Who Should We Teach?

I missed the first half of the Republican debate last night due to a soccer game. I caught the second half, and was a little frustrated that Brian and John focused so much on the four popular candidates, but that’s neither here nor there.

What caught my attention was in the blogs after the debate was over. I saw this blurb as part of a larger article on EdWeek’s website:

U.S. Rep. Ron Paul, R-Texas, said he doesn’t think that schools should have to educate the children of illegal immigrants.

This got me almost as upset as Newt Gingrich’s agenda to increase charter school allowances and broader choices in schools and Rick Perry’s massive budget cuts to education to help close the state budget deficits.

The precedent that would be set by teaching only certain, qualified children is staggering. America is built on opportunities, including opportunity to improve education, livelihood, and safety. I completely understand that there are other major issues with illegal immigration, but I can guarantee you that the solution is not to begin barring these children from our schools. We cannot begin to divide children into “haves” and “have-nots,” least of all along educational lines.

I am a taxpayer. I understand that my taxes pay for public services as well as my own paycheck. I also understand that my taxes are covering (in part) for those individuals that can’t (or don’t) pay taxes. I have students in my class that fall below the minimum tax bracket…yet, they have the opportunity to come to school. When we refuse to teach children of immigrants that don’t pay taxes, we should also refuse to teach children of Americans that don’t pay their taxes.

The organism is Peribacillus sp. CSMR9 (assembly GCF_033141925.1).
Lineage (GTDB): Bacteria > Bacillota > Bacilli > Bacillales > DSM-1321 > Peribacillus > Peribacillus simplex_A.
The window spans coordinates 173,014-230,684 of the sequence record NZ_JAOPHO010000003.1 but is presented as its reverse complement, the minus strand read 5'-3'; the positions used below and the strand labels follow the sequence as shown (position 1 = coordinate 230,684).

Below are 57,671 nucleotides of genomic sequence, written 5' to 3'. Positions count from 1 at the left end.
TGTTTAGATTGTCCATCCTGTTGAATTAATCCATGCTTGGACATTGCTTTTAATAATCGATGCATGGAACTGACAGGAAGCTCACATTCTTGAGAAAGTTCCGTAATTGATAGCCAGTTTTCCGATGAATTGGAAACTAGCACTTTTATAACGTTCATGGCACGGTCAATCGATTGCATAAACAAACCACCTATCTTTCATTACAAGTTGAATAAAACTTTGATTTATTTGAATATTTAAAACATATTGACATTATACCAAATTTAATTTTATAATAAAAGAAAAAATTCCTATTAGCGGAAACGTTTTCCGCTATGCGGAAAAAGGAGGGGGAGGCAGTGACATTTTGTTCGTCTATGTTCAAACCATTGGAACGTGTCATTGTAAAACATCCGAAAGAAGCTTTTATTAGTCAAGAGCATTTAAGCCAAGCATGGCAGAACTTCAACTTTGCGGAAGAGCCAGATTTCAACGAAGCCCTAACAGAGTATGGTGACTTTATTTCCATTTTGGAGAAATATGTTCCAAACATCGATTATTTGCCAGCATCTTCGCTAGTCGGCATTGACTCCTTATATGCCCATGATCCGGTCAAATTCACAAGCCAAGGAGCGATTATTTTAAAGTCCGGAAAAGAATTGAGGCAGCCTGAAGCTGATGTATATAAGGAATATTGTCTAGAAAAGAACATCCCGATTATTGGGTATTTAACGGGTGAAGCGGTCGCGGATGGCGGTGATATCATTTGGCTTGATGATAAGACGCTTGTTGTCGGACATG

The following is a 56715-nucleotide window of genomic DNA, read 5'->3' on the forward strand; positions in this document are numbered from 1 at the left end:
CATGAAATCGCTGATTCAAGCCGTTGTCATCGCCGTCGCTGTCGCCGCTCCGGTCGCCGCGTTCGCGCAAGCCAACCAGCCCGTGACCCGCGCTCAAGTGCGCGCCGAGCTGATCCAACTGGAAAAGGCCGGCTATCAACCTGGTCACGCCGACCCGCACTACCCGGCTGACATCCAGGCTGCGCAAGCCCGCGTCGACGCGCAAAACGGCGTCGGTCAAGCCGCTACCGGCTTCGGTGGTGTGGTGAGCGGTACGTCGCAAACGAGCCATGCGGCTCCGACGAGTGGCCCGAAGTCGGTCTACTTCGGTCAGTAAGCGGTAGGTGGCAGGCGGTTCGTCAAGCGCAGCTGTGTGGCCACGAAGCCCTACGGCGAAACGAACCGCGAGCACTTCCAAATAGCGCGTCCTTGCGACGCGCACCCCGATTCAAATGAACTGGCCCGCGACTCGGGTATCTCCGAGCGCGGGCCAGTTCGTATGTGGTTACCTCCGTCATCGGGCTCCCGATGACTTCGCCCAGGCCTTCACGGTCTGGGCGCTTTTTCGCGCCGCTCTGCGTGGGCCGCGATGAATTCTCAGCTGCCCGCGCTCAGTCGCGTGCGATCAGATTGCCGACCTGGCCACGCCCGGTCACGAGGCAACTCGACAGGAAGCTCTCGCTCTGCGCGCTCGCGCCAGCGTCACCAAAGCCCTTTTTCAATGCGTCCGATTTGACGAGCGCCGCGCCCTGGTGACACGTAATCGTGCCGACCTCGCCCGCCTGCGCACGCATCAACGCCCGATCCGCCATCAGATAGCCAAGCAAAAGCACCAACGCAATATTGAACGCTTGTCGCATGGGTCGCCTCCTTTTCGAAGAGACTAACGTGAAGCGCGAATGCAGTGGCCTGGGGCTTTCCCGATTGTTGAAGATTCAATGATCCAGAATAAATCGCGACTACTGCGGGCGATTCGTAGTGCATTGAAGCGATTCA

Both ideas are ludicrous.

When I signed up to teach, I didn’t do so with a caveat that said “I will teach children of parents that pay taxes.” I agreed to teach every child that walked into the school to the best of my ability, regardless of race, religion, economic, or immigration status.

If we are teaching these children, we have an opportunity to build the values of truth and lawfulness while they are young. We have an opportunity to teach them lessons that their parents may or may not be living out. We have an opportunity to be a very powerful, positive influence on their lives. Like it or not, immigrant children will be future leaders along with ours. Should we refuse to build them up?

Every child has the capacity to do something positive in the world. I, for one, will continue to serve every student with that hope in mind.


As a sidebar, the article about Gov. Perry’s cuts in education was written by a high school student.

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